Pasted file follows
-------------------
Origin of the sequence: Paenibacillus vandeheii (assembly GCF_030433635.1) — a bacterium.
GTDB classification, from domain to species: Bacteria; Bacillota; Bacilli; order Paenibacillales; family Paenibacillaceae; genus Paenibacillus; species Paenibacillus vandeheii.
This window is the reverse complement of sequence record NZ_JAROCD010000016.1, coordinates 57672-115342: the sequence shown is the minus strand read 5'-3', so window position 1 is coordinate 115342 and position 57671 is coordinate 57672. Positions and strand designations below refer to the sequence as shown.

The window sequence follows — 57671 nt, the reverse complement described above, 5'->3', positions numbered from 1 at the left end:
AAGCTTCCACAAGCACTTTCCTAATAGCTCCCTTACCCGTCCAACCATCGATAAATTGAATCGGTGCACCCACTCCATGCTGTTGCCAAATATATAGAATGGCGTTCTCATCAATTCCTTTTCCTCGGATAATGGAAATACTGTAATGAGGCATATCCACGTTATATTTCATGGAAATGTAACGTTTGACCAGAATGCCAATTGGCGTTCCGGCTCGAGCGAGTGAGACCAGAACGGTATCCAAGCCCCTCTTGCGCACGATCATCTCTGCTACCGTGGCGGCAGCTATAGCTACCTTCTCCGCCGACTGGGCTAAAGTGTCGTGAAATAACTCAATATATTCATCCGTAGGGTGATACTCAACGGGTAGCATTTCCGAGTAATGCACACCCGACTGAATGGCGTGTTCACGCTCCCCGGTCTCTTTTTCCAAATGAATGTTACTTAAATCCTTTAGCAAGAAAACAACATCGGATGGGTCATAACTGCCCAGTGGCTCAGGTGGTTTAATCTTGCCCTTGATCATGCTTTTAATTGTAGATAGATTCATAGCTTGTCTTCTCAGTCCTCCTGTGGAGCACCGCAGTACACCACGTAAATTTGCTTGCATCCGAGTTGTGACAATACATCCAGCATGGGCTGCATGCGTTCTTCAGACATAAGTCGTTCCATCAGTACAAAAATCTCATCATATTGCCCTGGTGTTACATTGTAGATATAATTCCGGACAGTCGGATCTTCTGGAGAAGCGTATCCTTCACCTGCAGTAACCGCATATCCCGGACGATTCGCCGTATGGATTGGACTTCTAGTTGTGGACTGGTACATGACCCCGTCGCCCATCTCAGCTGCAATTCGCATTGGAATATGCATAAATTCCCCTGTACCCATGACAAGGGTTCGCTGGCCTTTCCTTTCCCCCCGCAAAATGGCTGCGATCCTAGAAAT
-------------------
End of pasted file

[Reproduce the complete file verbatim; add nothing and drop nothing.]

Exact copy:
Origin of the sequence: Paenibacillus vandeheii (assembly GCF_030433635.1) — a bacterium.
GTDB classification, from domain to species: Bacteria; Bacillota; Bacilli; order Paenibacillales; family Paenibacillaceae; genus Paenibacillus; species Paenibacillus vandeheii.
This window is the reverse complement of sequence record NZ_JAROCD010000016.1, coordinates 57672-115342: the sequence shown is the minus strand read 5'-3', so window position 1 is coordinate 115342 and position 57671 is coordinate 57672. Positions and strand designations below refer to the sequence as shown.

The window sequence follows — 57671 nt, the reverse complement described above, 5'->3', positions numbered from 1 at the left end:
AAGCTTCCACAAGCACTTTCCTAATAGCTCCCTTACCCGTCCAACCATCGATAAATTGAATCGGTGCACCCACTCCATGCTGTTGCCAAATATATAGAATGGCGTTCTCATCAATTCCTTTTCCTCGGATAATGGAAATACTGTAATGAGGCATATCCACGTTATATTTCATGGAAATGTAACGTTTGACCAGAATGCCAATTGGCGTTCCGGCTCGAGCGAGTGAGACCAGAACGGTATCCAAGCCCCTCTTGCGCACGATCATCTCTGCTACCGTGGCGGCAGCTATAGCTACCTTCTCCGCCGACTGGGCTAAAGTGTCGTGAAATAACTCAATATATTCATCCGTAGGGTGATACTCAACGGGTAGCATTTCCGAGTAATGCACACCCGACTGAATGGCGTGTTCACGCTCCCCGGTCTCTTTTTCCAAATGAATGTTACTTAAATCCTTTAGCAAGAAAACAACATCGGATGGGTCATAACTGCCCAGTGGCTCAGGTGGTTTAATCTTGCCCTTGATCATGCTTTTAATTGTAGATAGATTCATAGCTTGTCTTCTCAGTCCTCCTGTGGAGCACCGCAGTACACCACGTAAATTTGCTTGCATCCGAGTTGTGACAATACATCCAGCATGGGCTGCATGCGTTCTTCAGACATAAGTCGTTCCATCAGTACAAAAATCTCATCATATTGCCCTGGTGTTACATTGTAGATATAATTCCGGACAGTCGGATCTTCTGGAGAAGCGTATCCTTCACCTGCAGTAACCGCATATCCCGGACGATTCGCCGTATGGATTGGACTTCTAGTTGTGGACTGGTACATGACCCCGTCGCCCATCTCAGCTGCAATTCGCATTGGAATATGCATAAATTCCCCTGTACCCATGACAAGGGTTCGCTGGCCTTTCCTTTCCCCCCGCAAAATGGCTGCGATCCTAGAAAT